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doi: 10.4103/0970-258X.278680
PMID: 32129320

Can radiotherapy for breast cancer increase breast arterial calcification?

Yasemin Benderli Cihan
 Department of Radiation Oncology, Kayseri Education and Research Hospital, Kayseri 38010, Turkey

Corresponding Author:
Yasemin Benderli Cihan
Department of Radiation Oncology, Kayseri Education and Research Hospital, Kayseri 38010
How to cite this article:
Cihan YB. Can radiotherapy for breast cancer increase breast arterial calcification?. Natl Med J India 2019;32:190
Copyright: (C)2019 The National Medical Journal of India

It has been proven by randomized trials and meta-analyses that radiotherapy (RT) improves local control and survival in breast cancer. However, when RT is used for breast cancer, it is inevitable for adjacent healthy tissues and organs to be affected resulting in early and late side-effects. Early side-effects develop within the first 12 weeks of the initiation of RT while late side-effects develop months and years after RT is completed and are difficult to manage. These side-effects are mostly irreversible and have a negative impact on the quality of life of the patient.[1],[2]

RT can produce various effects in the vascular system of the breast tissue (endothelium of small and large vessels) in the acute and chronic phases. In the acute phase, they manifest as inflammation, vascular dilatation and local oedema. In the chronic phase, stenosis and occlusion of small vessels occurs together with fibrosis. In the large veins, muscle cells in the media layer disintegrate and lead to cystic medial necrosis. As a result, the vein wall weakens and ruptures. In the radiation-affected vascular endothelium, cytokines induce atherosclerosis by triggering an inflammatory process in which growth factors play a role.[1],[2],[3],[4],[5] In an experimental study, Fonkalsrud et al. found that radiation accelerated the atherosclerotic process as a result of a combination of some indirect causes such as obliteration in adventitial vasa vasora as well as direct damage such as intimal proliferation in the vascular wall structure, necrosis in the media layer and fibrosis in the adventitial layer.[3] A meta-analysis showed that RT reduces local recurrence in patients with early-stage breast cancer and a statistically significant increase in blood vessel-related mortality (p=0.0003) 10 years after RT. This analysis shows that RT causes vascular disease in the long term.[2] In the past 10 years, it has been shown that vascular damage and coronary artery injury have decreased due to advances in RT techniques. Chang et al. compared adjuvant RT in patients with breast cancer to the general population and found that the risk of acute coronary events was similar for both groups (hazard ratio 0.94; 95% CI 0.69-1). However, in a subgroup analysis of breast cancer survivors, this risk was increased in the non-exercising group (hazard ratio 2.74; CI 1.27–5.91). They emphasized that individual cardiac radiation dose and confirmatory studies were necessary.[6] While Darby et al. showed that the dose of breast RT is not above the threshold for occurrence for late heart failure,[7] Cuoma et al. reported increased side-effects on the heart depending on the dose.[8] A literature review suggests that developments in the treatment of breast cancer and the investigation of factors caused by coronary events—one of the long-term side- effects caused by these treatments—are becoming critical. Roos et al. found a direct correlation with the calcium value of the coronary artery before treatment with acute coronary events in patients receiving RT for breast cancer.[9] James et al. found no difference in the rate of cardiac side-effects seen in conventional and hypofraction RT schemes.[10] No study has examined the damage to vascular tissues; some studies have examined carotid arteries after RT.[11],[12] In their retrospective study, Woodward et al. compared both carotid arteries in patients who received supraclavicular RT treatment for breast cancer >8 years ago. They did not find a clinically significant stenosis and increase in intima-media thickness in the ipsilateral carotid artery.[11]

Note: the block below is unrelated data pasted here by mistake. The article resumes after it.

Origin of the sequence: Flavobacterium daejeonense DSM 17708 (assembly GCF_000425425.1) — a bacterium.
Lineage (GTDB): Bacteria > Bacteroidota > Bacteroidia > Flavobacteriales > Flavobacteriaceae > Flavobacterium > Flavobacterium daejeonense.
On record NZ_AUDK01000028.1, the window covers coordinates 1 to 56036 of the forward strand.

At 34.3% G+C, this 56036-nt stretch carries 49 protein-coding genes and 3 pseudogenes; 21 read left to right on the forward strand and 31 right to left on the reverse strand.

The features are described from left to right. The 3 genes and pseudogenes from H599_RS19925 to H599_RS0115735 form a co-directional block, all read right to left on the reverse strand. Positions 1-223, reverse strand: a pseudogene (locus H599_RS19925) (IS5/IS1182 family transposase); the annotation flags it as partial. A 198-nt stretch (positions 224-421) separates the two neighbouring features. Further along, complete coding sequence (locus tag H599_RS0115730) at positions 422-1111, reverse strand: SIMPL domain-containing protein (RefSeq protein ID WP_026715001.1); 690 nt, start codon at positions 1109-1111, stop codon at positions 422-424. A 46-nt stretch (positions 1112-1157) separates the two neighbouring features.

The prevalence of breast arterial calcification (BAC) is between 3% and 17.5%. The frequency of BAC increases with age. While it is seen in 9.1% of women under 50 years of age, its incidence is between 9% and 17% in those >65 years of age.[4] It has been reported that patients with arterial calcification in mammary tissue radiologically, have more frequent diabetes and hypertension.[8] BAC is known to be a harbinger and surrogate for the coronary arterial events.[13],[14] It is not known whether or not RT that is applied for breast cancer causes BAC or it causes an increase in BAC.

As a consequence, the vascular system of the breast is under the influence of RT directly and/or indirectly in patients who receive RT for breast cancer treatment. Although many studies reveal a relationship between arterial calcification detected by mammography and diabetes and hypertension, it is not known whether there is a relation between RT and these conditions. Therefore, it is necessary to clarify whether the increase of calcification in BAC-positive patients is related to RT.

Conflicts of interest. None declared

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